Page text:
A Look Back at the Ford Foundation International Fellowships Program
As the Ford Foundation International Fellowships Program graduates its last group of students this year, a new publication released today quantifies the impact of a graduate scholarship program that made a point of reaching students from marginalized groups with commitments to social justice but not top test scores, necessarily. All told, the $420 million program has supported 4,314 fellows, from 22 countries, for up to two years of master's- or three years of Ph.D.-level study. Although graduation rates vary by level and location of study, the program estimates that about 90 percent of its alumni have completed their degree programs, and 82 percent have returned to their home countries.
The Ford fellowship program, which started in 2001, was different from many other fellowship programs in its emphasis on recruiting students from the most disadvantaged groups within developing countries. The program specifically targeted students from rural areas, racial, ethnic and religious minorities, and individuals with disabilities. Ford data for fellows from 2003-2010 show that 80 percent were first-generation college students, 79 percent came from families with parental incomes below the national average, 66 percent were from rural areas or small towns, 49 percent were married or in a partnership, and 37 percent were older than age 35 when applying.
Recognizing that many of the fellows had “uneven educational backgrounds,” the program worked with its local partner organizations in each of the 22 countries to prepare the fellows for graduate study through intensive, in-country pre-academic training and to identify appropriate university placements. (Students did not need a university acceptance in hand in order to apply for a Ford fellowship.) More than a third of fellows also enrolled in bridge programs upon being placed at their host universities.
Furthermore, although training in English was offered, English proficiency was not a requirement for the fellowship, and students could opt to pursue a graduate degree within their home country or region. In Latin America, where many fellows were indigenous and spoke Spanish as a second language, only 5 percent of students studied in an English-speaking environment; others chose to remain in the region or study at universities in Portugal or Spain.
“One of the questions that our program was testing is how much can you make up for a lack of access to good education at prior levels,” said Joan Dassin, the executive director of the program. “We chose people on the basis of potential.” Dassin described as key to the program’s success strong relationships with university partners, which not only provided partial tuition waivers in many cases (all told, valuing about $25 million) but also developed academic mentoring and support structures for the fellows. The 10 universities that hosted the largest numbers of fellows were the University of Hawaii at Manoa, Brandeis and Clark Universities, in the U.S.; the Universities of Birmingham, Leeds, London, Manchester, and Sussex at Brighton, in the United Kingdom; the Asian Institute of Technology, in Thailand; and the Pontifical Catholic University of São Paulo, in Brazil. Students could study any field; the most popular choices included environment, health, and applied sciences, and education.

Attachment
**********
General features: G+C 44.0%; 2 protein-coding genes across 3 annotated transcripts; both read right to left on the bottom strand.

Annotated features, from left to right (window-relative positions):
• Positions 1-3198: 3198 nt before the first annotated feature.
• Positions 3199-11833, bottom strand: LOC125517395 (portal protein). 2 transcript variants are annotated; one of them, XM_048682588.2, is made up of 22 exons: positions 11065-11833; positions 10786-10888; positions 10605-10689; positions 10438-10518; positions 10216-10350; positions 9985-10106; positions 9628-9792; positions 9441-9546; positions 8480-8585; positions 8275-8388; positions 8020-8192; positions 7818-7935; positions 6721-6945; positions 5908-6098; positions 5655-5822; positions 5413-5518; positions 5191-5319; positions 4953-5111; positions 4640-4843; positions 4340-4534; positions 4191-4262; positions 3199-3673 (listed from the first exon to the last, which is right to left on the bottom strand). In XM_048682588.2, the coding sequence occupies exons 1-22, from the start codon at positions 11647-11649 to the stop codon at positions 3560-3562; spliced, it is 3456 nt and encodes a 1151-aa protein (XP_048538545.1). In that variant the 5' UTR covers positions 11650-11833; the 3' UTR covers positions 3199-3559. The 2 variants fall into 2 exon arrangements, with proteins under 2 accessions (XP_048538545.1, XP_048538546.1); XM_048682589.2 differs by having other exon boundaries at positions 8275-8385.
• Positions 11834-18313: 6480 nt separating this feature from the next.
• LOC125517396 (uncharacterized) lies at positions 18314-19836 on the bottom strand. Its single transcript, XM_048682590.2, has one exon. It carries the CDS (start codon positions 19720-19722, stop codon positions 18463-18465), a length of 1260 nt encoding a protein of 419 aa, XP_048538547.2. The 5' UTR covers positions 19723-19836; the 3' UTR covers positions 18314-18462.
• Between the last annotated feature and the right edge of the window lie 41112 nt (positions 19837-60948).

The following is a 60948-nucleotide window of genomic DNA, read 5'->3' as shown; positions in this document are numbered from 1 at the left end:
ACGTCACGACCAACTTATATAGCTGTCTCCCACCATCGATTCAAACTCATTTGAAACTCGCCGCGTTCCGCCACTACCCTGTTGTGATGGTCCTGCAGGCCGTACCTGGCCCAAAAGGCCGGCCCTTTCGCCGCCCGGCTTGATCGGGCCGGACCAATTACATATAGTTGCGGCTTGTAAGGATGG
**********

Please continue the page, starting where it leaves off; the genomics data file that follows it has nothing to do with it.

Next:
“Looking at our data, we see that almost 90 percent of alumni report in our surveys that they are doing work related to community development and social justice, which is the basic premise of the program,” said Dassin. “The legacy of the program is the social action that these alumni will undertake and are undertaking already.” In Kenya, for example, she said, eight alumni were recently elected to Parliament. In a 2012 survey of alumni, 40 percent reported working in primary, secondary or higher education, 35 percent in government, 31 percent in nongovernmental organizations and 7 percent in business. (Alumni could choose more than one answer, so the total exceeds 100.) The vast majority have returned home: 46 percent to their home communities, and 36 percent to their home countries (but not communities).
"The fellowship transformed my career by making me more knowledgeable and skillful in using journalism to advocate for social justice and a better society,” said Musikilu Mojeed, who used his Ford fellowship to earn his master’s degree from the City University of New York Graduate School of Journalism, where, as a student, he created the Nigeria Police Watch website, intended to track inefficiency and corruption in the country’s police force. Mojeed, who is on leave from his position as managing editor at the Nigeria-based Premium Times while completing a John S. Knight Journalism Fellowship at Stanford University, has since earned multiple awards for his investigative journalism, including the Forum for African Investigative Reporters’ Editor’s Courage Award. In 2012, he was selected as a finalist for the CNN MultiChoice African Journalist Award.
The biggest impact of the Ford fellowship for him, he said, is that “I’m now more capable, I have more capacity now, to hold government officials, corporations, and individuals accountable in my country.”
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